Rabbi permits wounded veteran to use medical cannabis on Shabbat

Ruling applies only to specific case in question where painkillers are ineffective and veteran suffers unbearable pain.

Arutz Sheva Staff ,

Rabbi Benzion Hacohen Kook
Rabbi Benzion Hacohen Kook
Beit Hora'ah

Rabbi Benzion Hacohen Kook, head of the Jerusalem institute for Jewish law (Beit Hora’ah Haklali), has ruled that a wounded IDF veteran who suffers from chronic and severe pain is permitted to smoke medical cannabis on Shabbat, Yediot Aharonot reports.

The ruling is surprising given that the veteran’s need is not strictly defined as life-saving, which is the usual criterion for permission to desecrate Shabbat.

The question was referred to Rabbi Kook by the soldier’s family, who described their relative’s plight, due to injuries he sustained in Operation Guardian of the Walls. They told Rabbi Kook that the soldier suffered such severe pain that he said it was better to die than to continue to suffer, and that painkilling medicine did not help him at all, whereas medical cannabis did ease his pains somewhat.

Rabbi Kook was formerly a close disciple of the Lithuanian-haredi leader and halachic authority Rabbi Yosef Shalom Elyashiv ztz”l, and is himself a halachic authority of extremely wide renown.

In his responsum, which was published in the “Shoalin u’Dorshin” newsletter, Rabbi Kook wrote that although from a medical perspective there is no immediate danger to the soldier’s life, he still is to be considered as falling into the category of a “sick person in danger of losing his life,” and for such a person, anything that needs to be done for him is permitted.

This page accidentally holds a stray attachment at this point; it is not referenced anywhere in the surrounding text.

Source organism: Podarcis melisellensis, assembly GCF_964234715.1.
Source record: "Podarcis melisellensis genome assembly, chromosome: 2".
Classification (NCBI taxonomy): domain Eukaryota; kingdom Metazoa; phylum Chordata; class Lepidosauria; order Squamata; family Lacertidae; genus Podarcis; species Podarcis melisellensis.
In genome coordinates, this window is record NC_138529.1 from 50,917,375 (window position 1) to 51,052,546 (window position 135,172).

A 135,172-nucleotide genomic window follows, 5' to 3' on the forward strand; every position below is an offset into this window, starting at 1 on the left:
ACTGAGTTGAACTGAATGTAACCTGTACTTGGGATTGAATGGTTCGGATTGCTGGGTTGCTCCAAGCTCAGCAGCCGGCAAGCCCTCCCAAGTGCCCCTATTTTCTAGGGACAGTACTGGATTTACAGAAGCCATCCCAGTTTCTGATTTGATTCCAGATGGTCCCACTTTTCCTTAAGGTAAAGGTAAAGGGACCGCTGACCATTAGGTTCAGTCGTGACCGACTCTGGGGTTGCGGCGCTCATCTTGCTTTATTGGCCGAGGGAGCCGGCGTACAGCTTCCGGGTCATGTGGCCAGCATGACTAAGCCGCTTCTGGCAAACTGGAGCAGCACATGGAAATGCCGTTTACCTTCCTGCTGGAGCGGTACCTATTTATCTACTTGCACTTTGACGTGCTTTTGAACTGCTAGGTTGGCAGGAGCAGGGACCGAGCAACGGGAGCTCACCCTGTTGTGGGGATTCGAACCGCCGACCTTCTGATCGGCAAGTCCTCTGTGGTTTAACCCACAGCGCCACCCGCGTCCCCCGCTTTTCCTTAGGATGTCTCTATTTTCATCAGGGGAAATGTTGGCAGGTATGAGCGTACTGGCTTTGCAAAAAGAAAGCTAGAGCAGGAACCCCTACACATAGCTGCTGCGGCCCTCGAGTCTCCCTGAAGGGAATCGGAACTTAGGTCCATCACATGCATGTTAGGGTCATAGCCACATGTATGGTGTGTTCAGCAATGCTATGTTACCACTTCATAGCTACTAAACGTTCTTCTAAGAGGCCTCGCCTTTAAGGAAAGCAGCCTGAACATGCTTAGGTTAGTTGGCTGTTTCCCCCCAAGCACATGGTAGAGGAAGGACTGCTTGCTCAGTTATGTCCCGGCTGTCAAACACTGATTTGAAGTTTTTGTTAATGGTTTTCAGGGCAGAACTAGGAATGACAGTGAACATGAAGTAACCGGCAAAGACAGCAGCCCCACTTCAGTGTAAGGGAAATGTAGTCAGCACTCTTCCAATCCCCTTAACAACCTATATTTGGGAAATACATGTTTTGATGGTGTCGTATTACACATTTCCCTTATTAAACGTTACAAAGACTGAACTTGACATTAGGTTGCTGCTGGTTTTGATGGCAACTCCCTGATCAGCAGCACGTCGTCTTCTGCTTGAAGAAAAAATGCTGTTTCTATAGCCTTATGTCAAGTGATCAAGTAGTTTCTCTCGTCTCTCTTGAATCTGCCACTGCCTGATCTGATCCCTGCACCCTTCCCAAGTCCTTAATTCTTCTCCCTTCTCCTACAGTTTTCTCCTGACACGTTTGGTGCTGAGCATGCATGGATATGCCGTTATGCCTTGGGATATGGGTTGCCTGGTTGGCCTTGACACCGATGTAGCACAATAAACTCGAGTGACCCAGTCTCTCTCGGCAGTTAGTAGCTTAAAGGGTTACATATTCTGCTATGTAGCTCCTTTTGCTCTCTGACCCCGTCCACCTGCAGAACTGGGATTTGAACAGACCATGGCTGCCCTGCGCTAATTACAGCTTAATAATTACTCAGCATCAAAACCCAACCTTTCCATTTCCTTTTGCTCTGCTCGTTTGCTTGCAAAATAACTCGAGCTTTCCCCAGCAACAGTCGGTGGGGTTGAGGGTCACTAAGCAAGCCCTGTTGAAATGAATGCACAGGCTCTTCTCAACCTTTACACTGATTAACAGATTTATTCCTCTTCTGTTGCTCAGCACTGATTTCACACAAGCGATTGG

“Jewish law allows this person to desecrate Shabbat and smoke this drug,” Rabbi Kook ruled, while noting that, “There are other halachic authorities who are strict on this issue [forbidding it], but you have no greater need than this.”

Rabbi Kook also stressed that for a healthy person, there is no justification whatsoever for using drugs in any case at all, either on Shabbat or during the weekdays.

Responding to the ruling, Rabbi Menachem Perl, the head of the Tzomet Institute, said, “This ruling permitting [the smoking of medical cannabis] stems from the fact that the device operates independently without being switched on or turned off [on Shabbat]. It is important to note that the device is permitted for any suffering patient to use in order to benefit from medical cannabis, but not on Shabbat.”